Professor: Prof. Dr.-Ing. habil. Erwin Herzberger Date: Spring 2015 Location: Universität Stuttgart (Stuttgart, Germany) Given the task to design a work space for experimental artists and architects in Stuttgart and New Cairo, basic functional requirements were set. However, given the drastically different urban settings, the design approach and consequently the outcome were strikingly different. Three main urban aspects were explored and compared: land use, density and access which ultimately quite literally translated to visibility, scale and program or potential use of the space. The urban setting surrounding the site in Stuttgart could be described as an arrangement of dense clusters of additive elements. This, coupled with the conspicuous location of the site; on top of the roof of one of the two infamous “Universität Stuttgart” buildings right in the city center within walking distance from the main station meant that a strong gesture was a priority and was the point of departure of the design process. To achieve this, ideas of parasitic architecture were employed to contrast all elements in the vicinity of the site as well as create a dichotomy between the parasitic entity and the host building, in this case the K1 architecture building which is one of the most prominent examples of late modernism in Stuttgart. Due to the fact that the structure would be so visible, the public aspect had to be explored. The situation in New Cairo is entirely different. The site is located on empty desert land within the gated campus of the German University in Cairo. The site is not at all visible due to the fact that it lies on the outskirts of Cairo and is bordered from one side by the Petrified Forest Protectorate and all other sides by low-rise housing communities. Thus, the priority was to create an inhabitable space in a harsh site. Keywords such as atmosphere, prospect/refuge, functional connections were of higher priority than exterior gesture. Also building orientation and employment of natural cooling methods were of great importance due to the harsh desert climate. Land use, density and access ultimately translated into visibility, scale and space program. 17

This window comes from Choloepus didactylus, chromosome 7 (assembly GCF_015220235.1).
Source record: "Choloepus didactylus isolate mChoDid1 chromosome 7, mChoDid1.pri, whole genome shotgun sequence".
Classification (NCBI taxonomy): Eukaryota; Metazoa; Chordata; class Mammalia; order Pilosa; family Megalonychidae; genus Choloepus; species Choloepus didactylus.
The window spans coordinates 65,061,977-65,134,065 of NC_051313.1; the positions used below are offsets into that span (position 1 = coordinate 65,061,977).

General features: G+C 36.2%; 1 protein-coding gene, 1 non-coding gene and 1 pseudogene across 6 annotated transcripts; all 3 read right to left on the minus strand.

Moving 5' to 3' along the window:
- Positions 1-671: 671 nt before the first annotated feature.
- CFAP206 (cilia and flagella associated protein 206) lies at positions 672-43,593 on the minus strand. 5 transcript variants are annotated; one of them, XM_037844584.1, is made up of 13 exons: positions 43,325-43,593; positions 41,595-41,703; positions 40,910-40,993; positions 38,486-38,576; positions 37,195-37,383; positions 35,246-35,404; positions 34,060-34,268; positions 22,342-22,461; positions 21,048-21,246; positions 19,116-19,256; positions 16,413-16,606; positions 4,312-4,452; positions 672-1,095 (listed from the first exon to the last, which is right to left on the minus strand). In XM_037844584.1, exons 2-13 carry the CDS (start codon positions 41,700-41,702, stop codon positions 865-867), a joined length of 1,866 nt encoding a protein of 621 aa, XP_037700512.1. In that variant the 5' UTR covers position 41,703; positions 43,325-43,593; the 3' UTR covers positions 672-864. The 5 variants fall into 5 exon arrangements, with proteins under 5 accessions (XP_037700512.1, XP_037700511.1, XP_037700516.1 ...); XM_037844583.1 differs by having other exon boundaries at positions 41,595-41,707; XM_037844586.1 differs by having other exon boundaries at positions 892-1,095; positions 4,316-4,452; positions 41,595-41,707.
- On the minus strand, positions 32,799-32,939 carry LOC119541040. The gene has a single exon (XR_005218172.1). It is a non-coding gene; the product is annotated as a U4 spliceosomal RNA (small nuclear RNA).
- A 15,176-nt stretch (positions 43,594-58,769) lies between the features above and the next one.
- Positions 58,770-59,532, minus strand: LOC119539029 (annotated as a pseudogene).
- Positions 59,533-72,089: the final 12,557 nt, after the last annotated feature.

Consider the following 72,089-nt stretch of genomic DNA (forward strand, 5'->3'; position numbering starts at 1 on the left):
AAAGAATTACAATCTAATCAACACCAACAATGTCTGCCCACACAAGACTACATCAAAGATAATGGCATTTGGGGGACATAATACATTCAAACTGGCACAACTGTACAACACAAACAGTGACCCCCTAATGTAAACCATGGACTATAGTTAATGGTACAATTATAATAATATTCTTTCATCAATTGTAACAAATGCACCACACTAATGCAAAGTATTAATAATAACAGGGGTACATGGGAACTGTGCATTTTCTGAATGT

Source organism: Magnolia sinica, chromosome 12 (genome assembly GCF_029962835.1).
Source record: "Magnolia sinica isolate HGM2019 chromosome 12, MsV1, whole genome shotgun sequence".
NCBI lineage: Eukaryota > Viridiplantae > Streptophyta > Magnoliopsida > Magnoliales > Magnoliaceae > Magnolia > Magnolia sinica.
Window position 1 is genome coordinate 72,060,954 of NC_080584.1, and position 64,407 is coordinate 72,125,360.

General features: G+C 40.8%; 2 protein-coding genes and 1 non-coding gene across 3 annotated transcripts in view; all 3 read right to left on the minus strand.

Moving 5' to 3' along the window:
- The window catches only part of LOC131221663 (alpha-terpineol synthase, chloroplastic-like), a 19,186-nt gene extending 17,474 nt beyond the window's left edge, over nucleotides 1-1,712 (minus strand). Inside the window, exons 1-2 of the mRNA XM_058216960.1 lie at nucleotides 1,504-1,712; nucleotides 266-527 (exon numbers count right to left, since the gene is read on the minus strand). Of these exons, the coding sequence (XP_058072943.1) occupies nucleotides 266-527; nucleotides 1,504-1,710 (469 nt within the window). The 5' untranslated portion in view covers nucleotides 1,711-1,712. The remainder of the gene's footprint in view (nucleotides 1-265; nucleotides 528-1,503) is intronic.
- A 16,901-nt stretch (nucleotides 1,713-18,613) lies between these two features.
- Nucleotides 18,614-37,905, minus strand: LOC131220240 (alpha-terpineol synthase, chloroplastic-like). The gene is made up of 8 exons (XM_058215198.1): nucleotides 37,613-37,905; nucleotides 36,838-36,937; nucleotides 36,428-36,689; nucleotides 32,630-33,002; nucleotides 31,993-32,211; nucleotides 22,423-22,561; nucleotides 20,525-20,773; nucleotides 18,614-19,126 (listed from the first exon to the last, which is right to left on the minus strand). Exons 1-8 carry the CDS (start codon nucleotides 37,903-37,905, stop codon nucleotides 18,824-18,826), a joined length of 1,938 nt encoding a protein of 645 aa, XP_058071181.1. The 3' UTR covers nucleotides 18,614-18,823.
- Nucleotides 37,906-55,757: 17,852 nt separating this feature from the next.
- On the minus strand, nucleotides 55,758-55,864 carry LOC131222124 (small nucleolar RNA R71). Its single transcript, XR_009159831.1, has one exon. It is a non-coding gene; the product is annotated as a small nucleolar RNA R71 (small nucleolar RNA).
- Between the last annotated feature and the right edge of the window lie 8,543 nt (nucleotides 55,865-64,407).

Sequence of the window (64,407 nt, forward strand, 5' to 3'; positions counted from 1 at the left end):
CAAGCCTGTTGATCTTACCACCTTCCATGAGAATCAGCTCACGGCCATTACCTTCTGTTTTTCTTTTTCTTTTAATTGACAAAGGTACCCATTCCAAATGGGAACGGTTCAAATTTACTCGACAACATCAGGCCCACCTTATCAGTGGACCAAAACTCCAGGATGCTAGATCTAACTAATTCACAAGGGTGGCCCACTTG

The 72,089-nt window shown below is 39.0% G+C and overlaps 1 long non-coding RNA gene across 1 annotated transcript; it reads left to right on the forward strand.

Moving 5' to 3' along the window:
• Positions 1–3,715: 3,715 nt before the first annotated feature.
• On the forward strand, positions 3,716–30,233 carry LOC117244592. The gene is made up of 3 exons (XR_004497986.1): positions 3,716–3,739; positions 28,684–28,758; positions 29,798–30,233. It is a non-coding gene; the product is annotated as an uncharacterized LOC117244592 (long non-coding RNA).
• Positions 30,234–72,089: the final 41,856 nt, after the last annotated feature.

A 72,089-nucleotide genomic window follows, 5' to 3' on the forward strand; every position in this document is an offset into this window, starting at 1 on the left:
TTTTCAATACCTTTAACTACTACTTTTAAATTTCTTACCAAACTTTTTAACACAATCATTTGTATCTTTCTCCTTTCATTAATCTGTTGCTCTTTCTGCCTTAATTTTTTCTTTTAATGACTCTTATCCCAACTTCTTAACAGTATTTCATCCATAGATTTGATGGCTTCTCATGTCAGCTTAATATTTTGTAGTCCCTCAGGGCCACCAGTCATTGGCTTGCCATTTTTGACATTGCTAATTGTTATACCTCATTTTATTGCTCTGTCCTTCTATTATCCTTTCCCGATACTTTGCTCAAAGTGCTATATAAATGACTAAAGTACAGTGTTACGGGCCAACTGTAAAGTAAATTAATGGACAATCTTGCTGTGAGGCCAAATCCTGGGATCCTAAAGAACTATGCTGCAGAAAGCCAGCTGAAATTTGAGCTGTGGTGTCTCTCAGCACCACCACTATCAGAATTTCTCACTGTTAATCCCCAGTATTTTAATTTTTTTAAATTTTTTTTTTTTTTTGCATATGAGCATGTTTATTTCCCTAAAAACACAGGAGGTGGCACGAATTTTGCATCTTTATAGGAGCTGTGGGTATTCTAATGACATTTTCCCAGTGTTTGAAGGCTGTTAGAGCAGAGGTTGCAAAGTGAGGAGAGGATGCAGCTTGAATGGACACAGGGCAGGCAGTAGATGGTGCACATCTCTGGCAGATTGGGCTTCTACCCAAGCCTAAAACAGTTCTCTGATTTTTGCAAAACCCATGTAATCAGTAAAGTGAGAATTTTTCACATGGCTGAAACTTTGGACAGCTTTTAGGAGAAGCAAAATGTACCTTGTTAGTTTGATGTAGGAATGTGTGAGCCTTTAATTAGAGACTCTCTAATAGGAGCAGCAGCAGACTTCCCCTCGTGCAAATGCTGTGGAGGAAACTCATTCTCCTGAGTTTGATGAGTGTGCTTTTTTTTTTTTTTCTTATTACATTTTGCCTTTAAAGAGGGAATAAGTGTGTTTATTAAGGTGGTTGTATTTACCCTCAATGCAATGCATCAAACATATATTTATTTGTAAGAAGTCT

STUTTGART

NEW CAIRO


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STUTTGART

Contrast Being one of the symbols of late modernism in Stuttgart, the attributes lending the K1 building this title were observed: -Cubic form -Logical stacking of levels -Rough bare concrete surfaces -Large glass openings -Flooded with light -Flauntingly orthogonal facade Observing these features and analyzing the existing building and abstractly pointing out the most conspicuous qualities provided an opportunity to create a visible and spatial juxtaposition: -Curvilinear -Plastic surfaces -Directed views -Controlled lighting -Stark unitary form 19

Visible and spatial juxtaposition


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Elevator no 6

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Workspace

Exhibition Space

Free/Performance Space

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Operable openings

Constructed in sections and assembled on site. horizontal beams connecting frames Cladding attatched

Additional steel pilotis to carry structure

Ve r t i c a l - a x i s wind turbines in between pilotis where wind speed is highest